At one point in the ceremony, the Padre addresses the parents and the padrinos saying, “Do you believe in the Catholic church?” … I’ve never been one to lie, and I had no idea my husband had intended for me to just silently go along with things. “I’m Protestant!” I blurted out through my tears. Everyone was silent for a moment as the Padre seemed to wonder what to do, and then the ceremony went on as usual.

I probably didn’t make the best first impression on a lot of my in-laws when we went to visit El Salvador, but for some reason, they seemed to understand me, even if I didn’t totally understand myself.

The Many Uses of Chanclas

For those who don’t know, “chanclas” are house sandals in most Latin American homes, (those are my husband’s favorite pair pictured at left.) Most Latinos I’ve met wear them in the house at all times, (quite often with socks, even in the summer.) Suegra still finds my tendency to be barefoot quite abnormal but maybe it’s the difference between growing up with a dirt floor as she did, and wall-to-wall carpet as I did – that’s the most logical reason I can come up with for chancla cultures versus non-chancla cultures.

If you already know what “chanclas” are, you may be rubbing your nalgas which are stinging with memories, because you know that chanclas are quite versatile. Here are some of their many uses.

The Many Uses of Chanclas

* disciplinary device – When an Anglo kid see’s their parent reaching for their feet, they might assume their mother or father is simply removing their sandals and nothing more, pero niños Latinos make a run for their bedroom (¡Corre! ¡Corre!) and start apologizing, “I’m sorry! I won’t do it again!”

* fly swatter – I hear it multiple times per week in the summertime: “There’s a fly in the house! Get a chancla!” … Maybe my husband and kids are weird, but they go fly hunting. They wait until it goes into a bedroom and then the commotion starts, “She’s in your room! Close the door! Quick!” (For some reason my husband always refers to flies as “she”. I guess because the word for fly, “mosca”, is feminine.) … Sometimes the hunt can go on for a good 20 minutes. I’ll hear the chancla hit the wall with varying degrees of force. Sometimes the fly’s escape will be blamed on one of the children, (“You were in my way! I almost got it that time! Move!) and finally, the much awaited killing occurs with much celebration.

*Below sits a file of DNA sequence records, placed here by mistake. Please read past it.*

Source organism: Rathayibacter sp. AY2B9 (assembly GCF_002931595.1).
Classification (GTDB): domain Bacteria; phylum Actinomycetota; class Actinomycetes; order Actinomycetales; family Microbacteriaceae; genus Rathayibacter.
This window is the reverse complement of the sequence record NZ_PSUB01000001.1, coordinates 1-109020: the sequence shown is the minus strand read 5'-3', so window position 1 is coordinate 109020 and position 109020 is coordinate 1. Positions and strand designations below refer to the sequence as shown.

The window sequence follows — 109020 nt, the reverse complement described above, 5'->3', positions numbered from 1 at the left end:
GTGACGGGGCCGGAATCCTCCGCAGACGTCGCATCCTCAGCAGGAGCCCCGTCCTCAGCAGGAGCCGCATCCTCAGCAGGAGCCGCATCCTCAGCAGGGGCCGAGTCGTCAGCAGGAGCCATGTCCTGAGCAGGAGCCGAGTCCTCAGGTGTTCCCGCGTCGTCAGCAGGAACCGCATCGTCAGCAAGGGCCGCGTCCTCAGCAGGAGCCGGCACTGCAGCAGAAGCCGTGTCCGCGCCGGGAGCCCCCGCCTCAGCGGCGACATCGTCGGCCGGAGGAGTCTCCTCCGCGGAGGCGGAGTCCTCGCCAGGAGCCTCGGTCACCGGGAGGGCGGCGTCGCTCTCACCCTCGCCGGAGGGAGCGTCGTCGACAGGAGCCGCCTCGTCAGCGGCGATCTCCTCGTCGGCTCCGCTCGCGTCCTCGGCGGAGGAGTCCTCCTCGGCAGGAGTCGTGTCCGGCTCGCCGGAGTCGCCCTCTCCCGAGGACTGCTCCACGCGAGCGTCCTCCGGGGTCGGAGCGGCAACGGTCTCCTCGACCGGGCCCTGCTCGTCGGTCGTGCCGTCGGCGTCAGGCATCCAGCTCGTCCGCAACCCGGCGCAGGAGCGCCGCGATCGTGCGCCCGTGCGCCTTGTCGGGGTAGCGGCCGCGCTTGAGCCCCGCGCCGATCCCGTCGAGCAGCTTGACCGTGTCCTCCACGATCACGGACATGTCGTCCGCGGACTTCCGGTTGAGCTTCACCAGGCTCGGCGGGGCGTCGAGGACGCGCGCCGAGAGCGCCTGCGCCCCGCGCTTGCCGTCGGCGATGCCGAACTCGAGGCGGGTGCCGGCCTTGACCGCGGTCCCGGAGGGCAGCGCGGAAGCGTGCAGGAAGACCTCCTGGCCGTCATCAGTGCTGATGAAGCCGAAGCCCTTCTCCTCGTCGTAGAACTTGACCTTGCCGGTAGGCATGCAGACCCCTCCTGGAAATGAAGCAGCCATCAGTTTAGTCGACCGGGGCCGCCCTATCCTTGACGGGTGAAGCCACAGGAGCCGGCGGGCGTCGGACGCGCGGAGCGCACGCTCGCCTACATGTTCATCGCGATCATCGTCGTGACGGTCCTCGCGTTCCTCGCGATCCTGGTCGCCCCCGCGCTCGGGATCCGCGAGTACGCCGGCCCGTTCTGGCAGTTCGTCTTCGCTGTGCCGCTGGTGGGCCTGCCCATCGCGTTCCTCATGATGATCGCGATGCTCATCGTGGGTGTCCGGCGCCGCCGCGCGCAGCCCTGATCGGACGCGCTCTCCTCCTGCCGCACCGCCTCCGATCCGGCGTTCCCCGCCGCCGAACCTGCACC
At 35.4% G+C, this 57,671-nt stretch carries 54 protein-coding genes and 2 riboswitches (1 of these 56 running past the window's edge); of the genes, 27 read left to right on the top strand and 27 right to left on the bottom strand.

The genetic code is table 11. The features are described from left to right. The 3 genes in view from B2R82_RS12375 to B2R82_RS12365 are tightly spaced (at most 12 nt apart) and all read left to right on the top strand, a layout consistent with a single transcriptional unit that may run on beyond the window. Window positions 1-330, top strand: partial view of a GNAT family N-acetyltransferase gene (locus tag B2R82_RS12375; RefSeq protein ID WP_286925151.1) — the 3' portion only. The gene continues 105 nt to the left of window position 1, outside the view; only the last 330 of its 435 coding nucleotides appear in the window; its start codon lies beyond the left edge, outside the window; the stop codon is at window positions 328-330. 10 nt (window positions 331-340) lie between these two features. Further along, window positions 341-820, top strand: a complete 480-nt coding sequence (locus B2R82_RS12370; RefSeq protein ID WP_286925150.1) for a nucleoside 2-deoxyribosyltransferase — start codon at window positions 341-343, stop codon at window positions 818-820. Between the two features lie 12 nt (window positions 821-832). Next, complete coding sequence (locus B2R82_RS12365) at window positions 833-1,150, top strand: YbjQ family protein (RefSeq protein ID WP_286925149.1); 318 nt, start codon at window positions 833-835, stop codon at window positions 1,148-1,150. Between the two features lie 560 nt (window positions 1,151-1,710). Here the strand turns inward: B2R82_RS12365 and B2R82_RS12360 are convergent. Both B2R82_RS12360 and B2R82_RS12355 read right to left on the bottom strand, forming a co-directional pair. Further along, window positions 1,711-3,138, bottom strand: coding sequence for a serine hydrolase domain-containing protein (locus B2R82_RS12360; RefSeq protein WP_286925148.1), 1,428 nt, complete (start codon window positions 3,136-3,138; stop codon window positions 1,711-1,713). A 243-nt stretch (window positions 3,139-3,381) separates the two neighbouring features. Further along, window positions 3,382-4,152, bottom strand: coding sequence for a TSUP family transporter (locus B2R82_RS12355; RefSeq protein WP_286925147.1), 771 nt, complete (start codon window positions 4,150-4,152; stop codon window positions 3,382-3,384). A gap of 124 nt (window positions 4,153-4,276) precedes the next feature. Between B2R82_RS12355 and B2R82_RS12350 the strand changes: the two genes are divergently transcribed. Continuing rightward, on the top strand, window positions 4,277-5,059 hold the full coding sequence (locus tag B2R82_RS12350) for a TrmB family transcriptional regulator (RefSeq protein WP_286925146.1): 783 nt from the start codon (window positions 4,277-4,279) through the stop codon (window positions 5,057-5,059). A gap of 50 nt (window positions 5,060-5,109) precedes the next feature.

* hammer – Not for real home improvement jobs, pero, it’s good for a quick fix when a baseboard is loose.

* weapon/home security – Hear a noise downstairs in the middle of the night? Carry your chancla high in the air as you walk into the darkness, ready to sandal slap a ladrón. (This will only work against softer criminals, perhaps a Latino who has been traumatized by the chancla as a child and knows its power. For more hardcore criminals we have a baseball bat and machete as back up.)

* cobweb remover – Gets those hard to reach spots on the ceiling.

* door stopper – Not advised if you have a dog that likes to escape.

* foot covering – But only when it’s not being used for something else, of course.

Family vs. Familia